collection of further data on how it performs. With each incremental increase in evidence
of safety, efficacy and value, the regulator will extend the licence to cover more
patients, different indications or different formulations.
A precedent for contingent licensing has already been established with orphan drugs, and
by 2020 sophisticated monitoring devices will produce a day-to-day environment that
equates with the controlled environment in which trials are conducted today. This
process also has several practical benefits. It will enable companies to begin recouping
their costs more quickly, thereby helping to fund further testing of new products in larger
populations and the development of new therapies for different subtypes of the same
disease. It will also enable the regulators to manage their resources more effectively,
since they will be able to forecast their workload much more accurately.
The changes we have outlined above represent a seismic shift in the way pharma
operates. The industry leaders will have to begin by deciding what sort of companies
they want to be and aligning their business models accordingly, to ensure that they have
the right corporate culture and skills to realise that vision.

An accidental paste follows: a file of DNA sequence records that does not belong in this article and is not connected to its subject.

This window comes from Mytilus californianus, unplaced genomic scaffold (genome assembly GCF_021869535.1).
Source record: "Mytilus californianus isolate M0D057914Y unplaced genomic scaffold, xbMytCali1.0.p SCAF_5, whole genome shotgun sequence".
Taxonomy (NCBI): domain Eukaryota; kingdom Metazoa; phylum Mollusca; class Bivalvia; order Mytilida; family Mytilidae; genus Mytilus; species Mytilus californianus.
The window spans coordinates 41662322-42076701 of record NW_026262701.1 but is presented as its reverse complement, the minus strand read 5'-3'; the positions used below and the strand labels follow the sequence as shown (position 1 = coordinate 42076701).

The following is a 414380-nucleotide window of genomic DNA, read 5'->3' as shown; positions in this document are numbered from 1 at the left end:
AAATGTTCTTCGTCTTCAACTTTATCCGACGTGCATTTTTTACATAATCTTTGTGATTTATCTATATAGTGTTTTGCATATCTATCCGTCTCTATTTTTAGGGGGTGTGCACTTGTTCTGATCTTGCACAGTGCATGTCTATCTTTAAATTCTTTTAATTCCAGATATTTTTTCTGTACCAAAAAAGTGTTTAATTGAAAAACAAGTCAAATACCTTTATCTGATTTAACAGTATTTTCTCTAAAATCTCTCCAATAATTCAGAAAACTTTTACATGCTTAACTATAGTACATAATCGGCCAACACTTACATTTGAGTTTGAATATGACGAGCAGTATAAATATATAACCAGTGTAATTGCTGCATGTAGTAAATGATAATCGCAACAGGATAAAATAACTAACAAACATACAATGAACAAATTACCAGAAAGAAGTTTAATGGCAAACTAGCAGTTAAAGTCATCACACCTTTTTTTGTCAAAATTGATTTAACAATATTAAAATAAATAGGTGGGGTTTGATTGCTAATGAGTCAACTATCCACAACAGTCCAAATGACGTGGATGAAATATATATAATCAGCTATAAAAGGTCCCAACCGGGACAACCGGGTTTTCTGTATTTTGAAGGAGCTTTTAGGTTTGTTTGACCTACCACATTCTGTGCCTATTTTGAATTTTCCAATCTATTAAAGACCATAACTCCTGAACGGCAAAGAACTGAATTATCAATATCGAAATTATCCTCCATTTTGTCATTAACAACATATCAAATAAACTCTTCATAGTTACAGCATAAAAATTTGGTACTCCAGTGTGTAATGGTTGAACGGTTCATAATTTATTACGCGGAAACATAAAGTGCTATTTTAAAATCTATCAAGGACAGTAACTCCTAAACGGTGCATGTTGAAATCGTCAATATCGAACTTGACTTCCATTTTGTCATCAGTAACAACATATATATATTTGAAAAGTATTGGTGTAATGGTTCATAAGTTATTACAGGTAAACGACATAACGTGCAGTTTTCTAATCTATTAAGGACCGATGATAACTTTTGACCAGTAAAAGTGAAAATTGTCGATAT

They will also have to collaborate much more extensively - with each other, with
technology providers and with everyone in the healthcare value chain. But those that
succeed should get a fair return for their efforts. If society stifles pharmaceutical
investment in R&D by refusing to pay for real innovation, who will produce the new
medicines we need?

Kate Moss is a director in the firm's Pharmaceutical and Life Sciences Industry Practice.
Dr Steve Arlington is the Global Pharmaceutical and Life Sciences Industry Advisory
Leader of PricewaterhouseCoopers. SCRIP - World Pharmaceutical News -
www.scrippharma.com FILED 09 July 2008 COPYRIGHT Informa UK Ltd 2008


Anonymous said...

Everytime I read this article I chuckle. It is a non-scientists view of the power of modeling. We don't understand how many current drugs work so the idea that we could develop disease models to test new drugs is silly.


ustaginnus@hotmail.com said...

yes, there is so much truth to it... economists (at least the Austrian school would call it "prtenetion of knowledege (Ansmassung von Wissen) or more simply: we can not compute the world...